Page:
“Fair” Selection

 

This week was another week of firsts for me: I took my first college mid-term exam and got my first college grade back. It was exciting and disappointing all at once. I tend to set very high expectations for myself, like many others do, which unfortunately also leads to self-criticism as a result. Not that self-criticism is all bad, but it certainly doesn’t always make things better either. When I didn’t get that ‘perfect’ grade, or write that ‘perfect’ essay, I felt like I was already letting myself down and it was only my first month of classes! Then, I looked over the entire situation and realized how ridiculous I was being. Although grades are important, why was I so concerned that they were absolutely everything that mattered? After a little over-the-phone pep talk from my mom (she reminded me “hey, that’s college!”) I realized she was absolutely right. There’s always going to be room for improvement, that’s what those imperfect grades are for and that’s what the next four years of college are for! So, while walking back from class today, my disappointment inspired me to update my blog about some of my very scattered (sorry!) thoughts on grades and expectations.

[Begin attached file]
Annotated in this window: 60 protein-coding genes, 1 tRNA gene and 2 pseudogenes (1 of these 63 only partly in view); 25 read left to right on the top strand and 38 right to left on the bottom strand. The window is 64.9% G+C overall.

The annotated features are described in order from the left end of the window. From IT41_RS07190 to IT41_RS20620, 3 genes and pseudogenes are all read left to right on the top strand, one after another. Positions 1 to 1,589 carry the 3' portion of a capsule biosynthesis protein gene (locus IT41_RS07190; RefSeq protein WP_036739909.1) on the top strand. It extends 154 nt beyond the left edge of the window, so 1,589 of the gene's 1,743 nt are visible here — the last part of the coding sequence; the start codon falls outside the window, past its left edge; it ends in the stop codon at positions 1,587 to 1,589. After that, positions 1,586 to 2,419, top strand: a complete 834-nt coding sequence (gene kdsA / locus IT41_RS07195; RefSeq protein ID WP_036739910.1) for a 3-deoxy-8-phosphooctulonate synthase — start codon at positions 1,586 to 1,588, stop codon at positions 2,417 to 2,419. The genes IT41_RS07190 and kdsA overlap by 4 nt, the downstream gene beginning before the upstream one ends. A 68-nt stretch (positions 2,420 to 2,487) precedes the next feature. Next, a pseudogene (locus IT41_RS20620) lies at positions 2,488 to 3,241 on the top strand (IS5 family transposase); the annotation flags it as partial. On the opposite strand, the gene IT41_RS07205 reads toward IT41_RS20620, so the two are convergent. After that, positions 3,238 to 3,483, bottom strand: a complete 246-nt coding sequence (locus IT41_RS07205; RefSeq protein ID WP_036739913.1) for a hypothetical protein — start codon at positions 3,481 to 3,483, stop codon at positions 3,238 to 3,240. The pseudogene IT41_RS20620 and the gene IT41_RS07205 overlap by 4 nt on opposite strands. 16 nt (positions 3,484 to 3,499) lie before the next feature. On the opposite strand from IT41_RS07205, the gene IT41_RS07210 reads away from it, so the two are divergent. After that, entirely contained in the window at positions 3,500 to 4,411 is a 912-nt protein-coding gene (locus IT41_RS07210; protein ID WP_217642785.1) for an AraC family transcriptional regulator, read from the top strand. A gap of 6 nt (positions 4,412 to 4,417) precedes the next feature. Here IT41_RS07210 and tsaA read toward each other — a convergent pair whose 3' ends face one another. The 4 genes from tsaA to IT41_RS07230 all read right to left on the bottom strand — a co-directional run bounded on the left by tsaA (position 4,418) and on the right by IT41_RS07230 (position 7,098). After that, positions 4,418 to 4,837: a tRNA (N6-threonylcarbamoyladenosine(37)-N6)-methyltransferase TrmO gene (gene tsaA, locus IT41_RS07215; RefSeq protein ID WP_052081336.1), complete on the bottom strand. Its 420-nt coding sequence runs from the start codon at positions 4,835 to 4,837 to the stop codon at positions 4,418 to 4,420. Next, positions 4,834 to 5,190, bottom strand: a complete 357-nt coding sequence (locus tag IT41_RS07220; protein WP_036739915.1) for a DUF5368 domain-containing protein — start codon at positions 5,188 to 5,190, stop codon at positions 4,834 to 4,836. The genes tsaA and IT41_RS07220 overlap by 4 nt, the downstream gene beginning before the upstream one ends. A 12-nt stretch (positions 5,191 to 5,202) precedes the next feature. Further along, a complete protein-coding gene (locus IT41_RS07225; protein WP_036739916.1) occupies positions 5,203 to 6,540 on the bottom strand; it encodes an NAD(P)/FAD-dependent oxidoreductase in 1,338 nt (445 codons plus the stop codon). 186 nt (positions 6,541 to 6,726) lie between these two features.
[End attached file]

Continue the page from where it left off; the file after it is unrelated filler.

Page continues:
The Albert Einstein quote above is something I remember hearing a while back, that I just remembered as I am writing this. I love it. It’s the simplest little reminder that makes those stressful pre-exam or post-exam days a little better. When did education become more about our success, rather than simply preparing us for life? Not to say that some institutions don’t focus on the latter, but in general I really do think this has become a norm in our society. I’m not trying to be the one to change that, as it is something way beyond my sole ability, but rather provide myself and whoever else stumbles across this post with a little reminder for those “disappointing” or “stressful” days; one grade, assignment or essay is not going to change the rest of your life.

I don’t want to be anyone’s excuse not to work hard for those perfect grades either because, inevitably, grades will always be important to some extent and they are a part of life. But I’m hoping that next time I criticize myself or don’t get the grade I hope for (there will always be a next time, unfortunately!), I will transfer my negative energy to more positive things like finding ways for improvement or even turning it into a blog post!

Let me put it like this: Your success after high school or college will be dependent on every little thing you put towards those four years. Every club you join, every sport you play, every friendship you make, every trip you take, every event you’re involved in, every internship you get AND every grade you get, will matter in the end. I’m going to try my hardest not to forget that, and I hope you will too.

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